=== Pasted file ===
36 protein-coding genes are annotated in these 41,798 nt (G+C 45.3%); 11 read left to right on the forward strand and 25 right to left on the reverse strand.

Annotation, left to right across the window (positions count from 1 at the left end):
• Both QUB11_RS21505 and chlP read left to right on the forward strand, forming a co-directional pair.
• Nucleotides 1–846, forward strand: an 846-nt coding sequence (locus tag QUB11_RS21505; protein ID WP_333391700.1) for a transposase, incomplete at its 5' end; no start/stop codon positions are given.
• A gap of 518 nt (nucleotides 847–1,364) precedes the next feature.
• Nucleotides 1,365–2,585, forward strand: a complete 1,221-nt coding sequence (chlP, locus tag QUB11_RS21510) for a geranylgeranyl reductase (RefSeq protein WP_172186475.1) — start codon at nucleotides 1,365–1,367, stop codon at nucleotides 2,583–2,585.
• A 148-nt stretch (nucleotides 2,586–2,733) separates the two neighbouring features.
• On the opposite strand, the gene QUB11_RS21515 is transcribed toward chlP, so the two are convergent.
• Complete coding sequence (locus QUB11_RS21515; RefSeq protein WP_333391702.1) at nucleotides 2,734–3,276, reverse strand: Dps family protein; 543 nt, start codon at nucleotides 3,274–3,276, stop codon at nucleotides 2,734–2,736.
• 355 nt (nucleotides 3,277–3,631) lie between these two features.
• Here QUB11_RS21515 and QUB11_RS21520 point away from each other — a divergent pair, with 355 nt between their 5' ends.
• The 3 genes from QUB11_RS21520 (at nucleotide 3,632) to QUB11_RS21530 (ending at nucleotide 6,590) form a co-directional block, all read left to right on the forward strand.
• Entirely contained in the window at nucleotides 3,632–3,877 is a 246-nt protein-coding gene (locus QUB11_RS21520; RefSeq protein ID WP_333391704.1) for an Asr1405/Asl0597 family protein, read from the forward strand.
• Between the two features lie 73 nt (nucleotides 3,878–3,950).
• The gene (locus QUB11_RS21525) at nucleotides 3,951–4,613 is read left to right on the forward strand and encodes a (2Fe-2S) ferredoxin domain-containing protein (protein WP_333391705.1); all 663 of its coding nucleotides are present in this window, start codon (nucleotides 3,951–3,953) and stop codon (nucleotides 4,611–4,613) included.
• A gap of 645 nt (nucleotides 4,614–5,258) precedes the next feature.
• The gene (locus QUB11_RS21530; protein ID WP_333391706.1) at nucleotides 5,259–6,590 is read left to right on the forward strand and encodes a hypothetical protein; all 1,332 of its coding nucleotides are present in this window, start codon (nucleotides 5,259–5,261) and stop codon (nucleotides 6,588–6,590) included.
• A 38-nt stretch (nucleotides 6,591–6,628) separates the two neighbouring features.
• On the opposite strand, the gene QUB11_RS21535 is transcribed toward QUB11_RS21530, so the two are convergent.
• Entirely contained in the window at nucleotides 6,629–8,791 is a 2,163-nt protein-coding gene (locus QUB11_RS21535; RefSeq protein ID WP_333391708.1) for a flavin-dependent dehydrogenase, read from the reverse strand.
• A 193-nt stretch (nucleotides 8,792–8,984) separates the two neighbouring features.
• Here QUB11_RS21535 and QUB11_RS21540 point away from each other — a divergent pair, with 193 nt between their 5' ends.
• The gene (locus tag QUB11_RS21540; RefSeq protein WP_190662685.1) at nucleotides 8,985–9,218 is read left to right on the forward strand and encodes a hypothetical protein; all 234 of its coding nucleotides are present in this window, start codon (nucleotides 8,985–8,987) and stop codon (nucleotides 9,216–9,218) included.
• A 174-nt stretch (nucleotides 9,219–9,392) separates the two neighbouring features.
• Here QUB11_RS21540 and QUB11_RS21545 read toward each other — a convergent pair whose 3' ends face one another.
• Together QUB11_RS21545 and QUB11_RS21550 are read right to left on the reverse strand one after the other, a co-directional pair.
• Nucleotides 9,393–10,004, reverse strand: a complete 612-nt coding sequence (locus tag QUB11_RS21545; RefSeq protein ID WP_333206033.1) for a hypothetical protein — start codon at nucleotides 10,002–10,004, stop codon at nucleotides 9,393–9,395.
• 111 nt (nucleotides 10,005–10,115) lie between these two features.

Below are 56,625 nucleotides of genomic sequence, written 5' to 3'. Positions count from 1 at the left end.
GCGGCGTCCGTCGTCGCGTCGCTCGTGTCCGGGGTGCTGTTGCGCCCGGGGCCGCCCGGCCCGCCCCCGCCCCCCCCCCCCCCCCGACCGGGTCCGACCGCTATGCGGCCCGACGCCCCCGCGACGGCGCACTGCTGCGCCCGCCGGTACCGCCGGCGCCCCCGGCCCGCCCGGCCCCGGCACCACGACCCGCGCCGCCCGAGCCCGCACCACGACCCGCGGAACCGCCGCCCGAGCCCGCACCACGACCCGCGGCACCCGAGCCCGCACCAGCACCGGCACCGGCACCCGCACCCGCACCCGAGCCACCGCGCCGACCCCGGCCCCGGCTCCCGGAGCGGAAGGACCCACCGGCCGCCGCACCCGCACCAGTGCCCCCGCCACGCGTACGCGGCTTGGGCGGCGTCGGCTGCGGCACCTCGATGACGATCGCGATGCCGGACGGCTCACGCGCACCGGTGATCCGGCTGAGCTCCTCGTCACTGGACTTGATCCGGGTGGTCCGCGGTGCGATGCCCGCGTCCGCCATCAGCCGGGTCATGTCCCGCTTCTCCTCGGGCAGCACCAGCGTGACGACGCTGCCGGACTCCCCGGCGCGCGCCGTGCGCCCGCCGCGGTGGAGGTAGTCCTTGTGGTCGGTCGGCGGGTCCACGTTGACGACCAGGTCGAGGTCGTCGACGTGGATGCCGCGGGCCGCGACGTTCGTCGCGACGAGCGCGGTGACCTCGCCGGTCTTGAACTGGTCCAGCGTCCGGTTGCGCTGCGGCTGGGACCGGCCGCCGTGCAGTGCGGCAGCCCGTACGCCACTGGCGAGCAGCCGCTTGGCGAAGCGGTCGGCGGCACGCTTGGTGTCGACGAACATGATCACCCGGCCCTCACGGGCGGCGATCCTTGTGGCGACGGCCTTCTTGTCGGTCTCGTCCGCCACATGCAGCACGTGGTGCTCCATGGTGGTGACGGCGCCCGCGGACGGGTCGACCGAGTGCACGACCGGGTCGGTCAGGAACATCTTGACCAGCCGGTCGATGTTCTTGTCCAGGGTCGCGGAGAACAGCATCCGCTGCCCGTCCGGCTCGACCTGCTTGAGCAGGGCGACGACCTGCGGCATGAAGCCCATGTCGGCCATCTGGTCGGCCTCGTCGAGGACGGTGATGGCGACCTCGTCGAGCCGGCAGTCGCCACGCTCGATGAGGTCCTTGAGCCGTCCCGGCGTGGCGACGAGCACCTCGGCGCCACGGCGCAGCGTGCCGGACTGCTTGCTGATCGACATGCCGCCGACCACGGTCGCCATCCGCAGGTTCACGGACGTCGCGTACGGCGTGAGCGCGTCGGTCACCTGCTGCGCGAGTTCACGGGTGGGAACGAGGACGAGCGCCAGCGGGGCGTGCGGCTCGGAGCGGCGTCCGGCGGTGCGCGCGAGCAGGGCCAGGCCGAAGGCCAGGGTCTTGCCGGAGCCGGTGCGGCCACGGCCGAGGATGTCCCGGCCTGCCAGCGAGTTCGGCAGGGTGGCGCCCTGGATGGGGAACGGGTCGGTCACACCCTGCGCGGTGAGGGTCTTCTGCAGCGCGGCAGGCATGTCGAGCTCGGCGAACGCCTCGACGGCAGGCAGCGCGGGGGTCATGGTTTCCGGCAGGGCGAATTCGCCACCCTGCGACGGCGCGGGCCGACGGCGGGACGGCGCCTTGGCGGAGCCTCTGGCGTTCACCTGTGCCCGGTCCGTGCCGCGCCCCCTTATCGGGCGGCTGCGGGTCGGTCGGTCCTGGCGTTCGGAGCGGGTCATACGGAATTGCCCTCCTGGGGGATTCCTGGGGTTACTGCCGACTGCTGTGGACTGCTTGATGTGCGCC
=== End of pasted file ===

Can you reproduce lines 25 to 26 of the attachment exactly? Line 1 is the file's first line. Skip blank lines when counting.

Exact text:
• Here QUB11_RS21540 and QUB11_RS21545 read toward each other — a convergent pair whose 3' ends face one another.
• Together QUB11_RS21545 and QUB11_RS21550 are read right to left on the reverse strand one after the other, a co-directional pair.